About three quarters of the proposed scheme area is in the Shropshire Hills Area of Outstanding Natural Beauty (AONB), designated in 1958 for the high quality of the landscape. The Shropshire Hills provide a dramatic link between the English Midlands plains and the Welsh mountains. The part of the Landscape Partnership Scheme area outside the AONB is geologically part of the same hill range, with equally important heritage, but much of it is artificially separated by the Welsh- English border. The part of the area that is in Wales is referred to as “Shropshire Hills (part)” in the National Landscape Character Assessment of Wales and is described as;
“This is a small area on the eastern border of Wales sharing physical and visual characteristics with the Shropshire Hills (English Joint Character Area 65).”
Centuries of mining, quarrying and farming have shaped the landscape. 70% of the AONB is grazing land, and below the moorland and rough grass hilltops and commons lie a patchwork of fields rich in hedgerows and veteran trees. Ancient woodlands, wildflower meadows and ffridd, areas of rough ground that edge the moors, also survive, with their characteristic wildlife, plants and invertebrates. Spoil heaps from now disused mines have their own special fauna and flora and many rare butterflies and bats thrive as a result of the mining heritage.
The area is a priority in Shropshire and Powys Biodiversity Action Plans (BAP). Priority BAP habitats include:
Montane Heath, Lowland Dry Acid Grassland and Rock Outcrop and Mine Soil Rich in Heavy Metals on Corndon, Llan Fawr, Roundton and Todleth Hills and Ancient and/or Species Rich Hedgerows in the valleys.
These habitats support a wide variety of species including some BAP priorities such as lesser horseshoe bat, curlew, lapwing, snipe, skylark, dormouse, otter, mountain pansy, harebells, red grouse and a number of butterfly species. Spreading bellflower, a species rare in Europe and a high priority for conservation, has been identified at a site near Hyssington and there are two nationally rare species of moss occur on and around Corndon.
The area is a real hotspot for lesser horseshoe bat, which is associated with the mining adits and remains. An old mining building has been converted into a maternity roost at the Huglith Mine site for this species by the Vincent Wildlife Trust. Again associated with the mining, grayling and dingy skipper butterflies are found on rare sites and the small pearl-bordered and dark green fritillary butterflies are also found in the area. The woodland in Hope Valley is locally important for dormice.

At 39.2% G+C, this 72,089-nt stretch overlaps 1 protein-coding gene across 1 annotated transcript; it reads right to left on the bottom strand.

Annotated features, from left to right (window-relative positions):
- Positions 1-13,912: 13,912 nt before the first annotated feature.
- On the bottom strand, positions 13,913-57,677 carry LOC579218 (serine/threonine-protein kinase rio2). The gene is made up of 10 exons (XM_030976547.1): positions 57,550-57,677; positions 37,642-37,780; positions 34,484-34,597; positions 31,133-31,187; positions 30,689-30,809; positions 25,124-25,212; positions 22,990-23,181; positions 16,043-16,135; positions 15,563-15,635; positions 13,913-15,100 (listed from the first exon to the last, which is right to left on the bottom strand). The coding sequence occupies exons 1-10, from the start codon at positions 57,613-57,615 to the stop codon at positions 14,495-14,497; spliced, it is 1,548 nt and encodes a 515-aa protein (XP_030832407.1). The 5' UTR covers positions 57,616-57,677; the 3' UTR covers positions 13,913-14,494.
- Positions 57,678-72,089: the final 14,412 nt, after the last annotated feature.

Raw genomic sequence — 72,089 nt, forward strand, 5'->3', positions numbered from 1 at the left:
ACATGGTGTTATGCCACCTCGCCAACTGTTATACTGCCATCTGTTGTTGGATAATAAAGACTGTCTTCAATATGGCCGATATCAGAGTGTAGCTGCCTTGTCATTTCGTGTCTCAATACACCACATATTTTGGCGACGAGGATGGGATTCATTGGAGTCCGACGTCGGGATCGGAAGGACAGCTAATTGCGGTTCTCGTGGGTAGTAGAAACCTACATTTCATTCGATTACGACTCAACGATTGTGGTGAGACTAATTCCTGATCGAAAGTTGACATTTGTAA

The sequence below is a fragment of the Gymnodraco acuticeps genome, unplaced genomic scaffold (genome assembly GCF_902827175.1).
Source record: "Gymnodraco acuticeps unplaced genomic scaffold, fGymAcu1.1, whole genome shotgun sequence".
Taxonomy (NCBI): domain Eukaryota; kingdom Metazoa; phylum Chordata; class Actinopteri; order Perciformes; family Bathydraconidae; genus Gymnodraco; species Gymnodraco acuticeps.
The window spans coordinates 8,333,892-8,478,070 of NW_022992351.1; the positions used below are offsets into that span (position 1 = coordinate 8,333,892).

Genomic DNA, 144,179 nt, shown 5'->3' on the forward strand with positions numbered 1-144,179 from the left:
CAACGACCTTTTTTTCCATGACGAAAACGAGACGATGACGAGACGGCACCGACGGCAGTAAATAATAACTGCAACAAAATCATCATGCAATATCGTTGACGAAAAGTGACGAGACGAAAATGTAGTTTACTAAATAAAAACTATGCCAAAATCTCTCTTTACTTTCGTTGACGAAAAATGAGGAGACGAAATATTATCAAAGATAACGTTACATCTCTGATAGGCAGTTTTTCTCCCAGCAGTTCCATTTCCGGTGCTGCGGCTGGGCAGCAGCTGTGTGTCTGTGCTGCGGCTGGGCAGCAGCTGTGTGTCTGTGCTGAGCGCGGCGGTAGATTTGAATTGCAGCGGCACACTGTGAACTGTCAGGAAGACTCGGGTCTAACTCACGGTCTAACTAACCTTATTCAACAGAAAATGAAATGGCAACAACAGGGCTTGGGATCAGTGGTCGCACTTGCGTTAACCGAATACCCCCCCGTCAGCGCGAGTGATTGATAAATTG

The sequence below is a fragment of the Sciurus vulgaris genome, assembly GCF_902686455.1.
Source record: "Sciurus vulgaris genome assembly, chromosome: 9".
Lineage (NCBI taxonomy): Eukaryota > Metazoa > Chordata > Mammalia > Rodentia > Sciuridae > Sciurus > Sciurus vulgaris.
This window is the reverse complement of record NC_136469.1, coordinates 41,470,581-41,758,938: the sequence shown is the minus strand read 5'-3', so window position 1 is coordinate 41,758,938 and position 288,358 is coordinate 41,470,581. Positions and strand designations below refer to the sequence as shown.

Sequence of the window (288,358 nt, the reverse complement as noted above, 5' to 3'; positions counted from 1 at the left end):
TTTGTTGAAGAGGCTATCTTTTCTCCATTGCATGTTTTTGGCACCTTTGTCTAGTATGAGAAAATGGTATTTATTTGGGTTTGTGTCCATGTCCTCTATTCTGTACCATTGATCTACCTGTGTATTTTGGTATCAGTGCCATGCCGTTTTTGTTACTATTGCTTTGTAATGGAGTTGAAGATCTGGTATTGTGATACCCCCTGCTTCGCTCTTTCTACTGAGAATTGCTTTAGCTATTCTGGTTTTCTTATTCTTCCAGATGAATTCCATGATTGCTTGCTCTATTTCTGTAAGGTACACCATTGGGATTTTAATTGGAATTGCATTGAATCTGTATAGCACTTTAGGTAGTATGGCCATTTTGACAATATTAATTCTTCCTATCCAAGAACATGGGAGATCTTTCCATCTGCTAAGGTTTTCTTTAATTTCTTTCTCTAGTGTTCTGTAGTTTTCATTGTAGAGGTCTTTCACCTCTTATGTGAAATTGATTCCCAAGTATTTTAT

Curlew and lapwing have been monitored across the Upper Onny since 2002 and there has been some success in improving habitat but more needs to be done.
The high quality environment has been reflected by policy in England, with the area in Shropshire identified for an Environmentally Sensitive Area Scheme and now being a target area for Higher Level Schemes. The area in Wales has not, however, been given special status or been able to benefit from the English schemes.
The two largest areas of heathland in the West Midlands are in conservation ownership – the Long Mynd is owned by the National Trust, the Stiperstones National Nature Reserve (NNR) by Natural England. The Stiperstones NNR is an unusual lowland/upland heath with red grouse. Roundton Hill is a Welsh National Nature Reserve owned by the Montgomery Wildlife Trust, while the Shropshire Wildlife Trust owns nature reserves at the Hollies (an ancient holly parkland), Brook Vessons (with the oldest rowan trees in the country), Nipstone Rock, Hope Valley and Earl’s Hill. There are many County Wildlife Sites defined on privately owned land. Around half of Corndon Hill and Stapeley Common are owned or held in trust by Powis Estate, and Linley Hill is still owned by the Linley Estate. All of these include priority habitats and need specialist management. The land in private ownership between the hills is also important and offering refuge to key species by enlarging and developing links to the designated sites will be essential to help the area adapt to changes in climate.
The Rivers East and West Onny run through the parallel valleys between the main hill ranges, flanked by alders and willows, historically coppiced and pollarded but often now overgrown, diseased and in need of management.